Are you a survivor locked out of taking action by the statute of limitations? Here’s your chance to get involved in an important legal change campaign in New York state: The Adult Survivor’s Act.
Many survivors of sexual assault need years, or even decades, to process their abuse. Because of that, many survivors are already outside of the statute of limitations by the time they feel safe and able to come forward.
This is not good enough. So we’re asking lawmakers to sign in the Adult Survivor’s Act, a bill that would provide a one year look back window for any survivor 18+ of sexual abuse to sue her or his abuser in civil court, even if the statute of limitations (the maximum time after an event within which legal proceedings may be initiated) has expired.
Our good friends at leading NY victim assistance organization Safe Horizon are leading the charge on the ASA. We also supported their campaign to enact the Child Victims Act, a similar law which removed the statute of limitations for child abuse victims for one year and extended the statute of limitations to allow child survivors of sexual assault to have civil claims heard under the Child Victims Act.
We believe that those who were legally considered an adult when they were sexual assaulted by a predator deserve the same opportunity to be heard and seek justice.
The #MeToo movement helped pull back the curtain on prolific and powerful abusers like Weinstein and Epstein. But cultural change is less meaningful if it is not underpinned by legal reforms that truly empower survivors to move from victim to warrior.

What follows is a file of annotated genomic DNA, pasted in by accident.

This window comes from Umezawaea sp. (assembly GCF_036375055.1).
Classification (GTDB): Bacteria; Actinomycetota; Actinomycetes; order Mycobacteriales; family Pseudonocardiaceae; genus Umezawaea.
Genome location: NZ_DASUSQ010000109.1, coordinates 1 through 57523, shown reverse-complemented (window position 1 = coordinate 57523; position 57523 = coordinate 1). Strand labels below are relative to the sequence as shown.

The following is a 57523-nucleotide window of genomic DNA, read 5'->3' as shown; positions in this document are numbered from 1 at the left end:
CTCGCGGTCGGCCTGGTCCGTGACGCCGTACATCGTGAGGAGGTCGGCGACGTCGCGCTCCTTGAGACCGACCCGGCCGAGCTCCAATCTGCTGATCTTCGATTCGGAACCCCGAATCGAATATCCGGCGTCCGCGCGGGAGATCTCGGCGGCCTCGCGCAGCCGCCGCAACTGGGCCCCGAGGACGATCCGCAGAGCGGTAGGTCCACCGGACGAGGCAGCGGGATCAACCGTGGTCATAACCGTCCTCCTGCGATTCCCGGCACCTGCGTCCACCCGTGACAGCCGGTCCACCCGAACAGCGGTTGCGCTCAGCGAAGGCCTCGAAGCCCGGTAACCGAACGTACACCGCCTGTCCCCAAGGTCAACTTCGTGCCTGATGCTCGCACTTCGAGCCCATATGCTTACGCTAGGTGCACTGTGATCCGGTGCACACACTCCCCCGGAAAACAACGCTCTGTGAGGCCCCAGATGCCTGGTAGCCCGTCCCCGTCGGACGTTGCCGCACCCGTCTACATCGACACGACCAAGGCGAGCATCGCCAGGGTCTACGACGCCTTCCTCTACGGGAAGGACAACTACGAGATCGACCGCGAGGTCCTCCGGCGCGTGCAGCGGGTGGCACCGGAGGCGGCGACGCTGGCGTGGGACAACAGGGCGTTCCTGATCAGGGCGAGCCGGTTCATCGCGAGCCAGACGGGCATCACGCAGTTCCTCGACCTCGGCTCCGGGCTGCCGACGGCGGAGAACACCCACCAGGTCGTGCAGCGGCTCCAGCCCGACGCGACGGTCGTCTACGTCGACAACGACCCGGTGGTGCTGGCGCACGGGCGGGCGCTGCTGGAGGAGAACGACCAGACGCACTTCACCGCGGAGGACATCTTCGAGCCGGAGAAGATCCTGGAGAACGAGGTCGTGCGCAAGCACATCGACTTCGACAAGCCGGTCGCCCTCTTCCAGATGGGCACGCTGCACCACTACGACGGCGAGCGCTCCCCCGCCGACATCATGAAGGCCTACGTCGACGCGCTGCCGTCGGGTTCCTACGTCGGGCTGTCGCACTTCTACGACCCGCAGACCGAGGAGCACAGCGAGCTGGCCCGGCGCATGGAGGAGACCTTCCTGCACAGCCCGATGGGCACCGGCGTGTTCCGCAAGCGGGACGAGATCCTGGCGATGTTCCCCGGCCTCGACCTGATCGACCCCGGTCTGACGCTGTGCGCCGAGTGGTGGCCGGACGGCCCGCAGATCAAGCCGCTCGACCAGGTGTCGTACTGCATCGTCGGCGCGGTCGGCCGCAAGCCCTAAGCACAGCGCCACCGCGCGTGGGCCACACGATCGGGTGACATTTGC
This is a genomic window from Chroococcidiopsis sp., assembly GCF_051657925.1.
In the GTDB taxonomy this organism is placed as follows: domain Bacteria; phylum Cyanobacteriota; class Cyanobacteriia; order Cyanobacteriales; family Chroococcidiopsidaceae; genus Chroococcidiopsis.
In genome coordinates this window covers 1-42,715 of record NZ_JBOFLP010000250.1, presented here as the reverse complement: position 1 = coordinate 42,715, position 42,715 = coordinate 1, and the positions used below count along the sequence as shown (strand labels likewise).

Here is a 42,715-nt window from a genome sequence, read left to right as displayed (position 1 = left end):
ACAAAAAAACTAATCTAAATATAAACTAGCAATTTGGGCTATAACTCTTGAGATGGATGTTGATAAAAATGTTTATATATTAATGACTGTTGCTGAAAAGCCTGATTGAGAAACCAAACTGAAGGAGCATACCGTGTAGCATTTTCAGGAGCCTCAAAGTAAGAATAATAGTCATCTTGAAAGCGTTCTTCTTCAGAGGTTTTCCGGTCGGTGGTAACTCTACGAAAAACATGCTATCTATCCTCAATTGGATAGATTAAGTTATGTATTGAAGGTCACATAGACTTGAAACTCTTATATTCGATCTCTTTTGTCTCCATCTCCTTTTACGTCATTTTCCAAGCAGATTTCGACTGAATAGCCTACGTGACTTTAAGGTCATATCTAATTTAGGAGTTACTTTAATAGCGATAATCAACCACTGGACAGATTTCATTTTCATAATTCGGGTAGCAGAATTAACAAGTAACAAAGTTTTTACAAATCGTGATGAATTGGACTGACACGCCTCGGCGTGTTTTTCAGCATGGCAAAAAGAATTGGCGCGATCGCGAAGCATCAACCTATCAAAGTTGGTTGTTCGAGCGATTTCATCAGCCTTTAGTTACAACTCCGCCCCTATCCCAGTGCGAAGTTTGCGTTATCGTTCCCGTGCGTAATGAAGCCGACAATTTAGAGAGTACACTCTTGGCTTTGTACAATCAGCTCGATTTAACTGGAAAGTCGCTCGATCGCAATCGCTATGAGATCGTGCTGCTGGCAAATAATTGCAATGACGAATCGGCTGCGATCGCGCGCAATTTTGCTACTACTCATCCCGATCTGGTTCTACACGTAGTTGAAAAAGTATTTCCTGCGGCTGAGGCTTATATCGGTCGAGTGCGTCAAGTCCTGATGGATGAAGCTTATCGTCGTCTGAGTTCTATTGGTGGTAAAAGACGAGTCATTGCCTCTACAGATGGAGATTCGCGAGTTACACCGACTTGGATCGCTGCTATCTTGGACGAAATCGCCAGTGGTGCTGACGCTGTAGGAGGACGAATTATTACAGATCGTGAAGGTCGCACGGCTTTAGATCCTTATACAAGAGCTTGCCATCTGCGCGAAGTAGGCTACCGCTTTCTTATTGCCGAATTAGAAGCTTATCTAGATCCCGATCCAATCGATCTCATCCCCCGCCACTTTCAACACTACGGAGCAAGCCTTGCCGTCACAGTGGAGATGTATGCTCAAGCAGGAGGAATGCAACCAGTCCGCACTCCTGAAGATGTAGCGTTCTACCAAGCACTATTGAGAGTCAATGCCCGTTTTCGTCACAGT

Rapists must pay. The purpose of our courts is to take money from wrongdoers and give it to injured parties. Survivors of sexual assault deserve justice, love, understanding, and closure. But also, they deserve to have the financial assets of their rapist. Money won’t take away the memories, but it can make life more comfortable. Unlike other injuries, the trauma from sexual violence often outlasts the statute of limitations and it may be years before a survivor is ready to seek vindication in courts. Fairness requires justice for sexual assault victims. And fairness is the ASA. – Carrie Goldberg, founder of C. A. Goldberg, PLLC
Where are we right now?
- The statute of limitations for civil cases for most sexual offenses (called Article 130 crimes) is currently five years.
- The statute of limitations for suing a negligent institution in civil court is 1-3 years depending on the type of claim and whether, or not, there is a criminal conviction.
- If a survivor pursues civil damages against a public entity, he or she has to file a notice of claim within 90 days of the offense.
What would the ASA do?
The ASA would provide a one year look back window for any survivor 18+ of sexual abuse to sue her or his abuser in civil court, even if the statute of limitations (the maximum time after an event within which legal proceedings may be initiated) has expired.
It would create a one-year window for survivors barred by the current statute of limitations to file civil lawsuits against their abuser or an institution that was negligent in stopping the abuse or covered up the abuse, no matter how long ago the abuse happened.
What is the opportunity?
As we ramp up our campaign to have the Adult Survivor’s Act signed in to law, we are bringing together a small group of survivors who are keen to join the campaign and tell their story of being locked out of justice by the law itself.
If you would like the opportunity to stand beside us and tell your story in support of the ASA, email us at email@example.com.
We only have a few spaces available, but we would love to hear from you.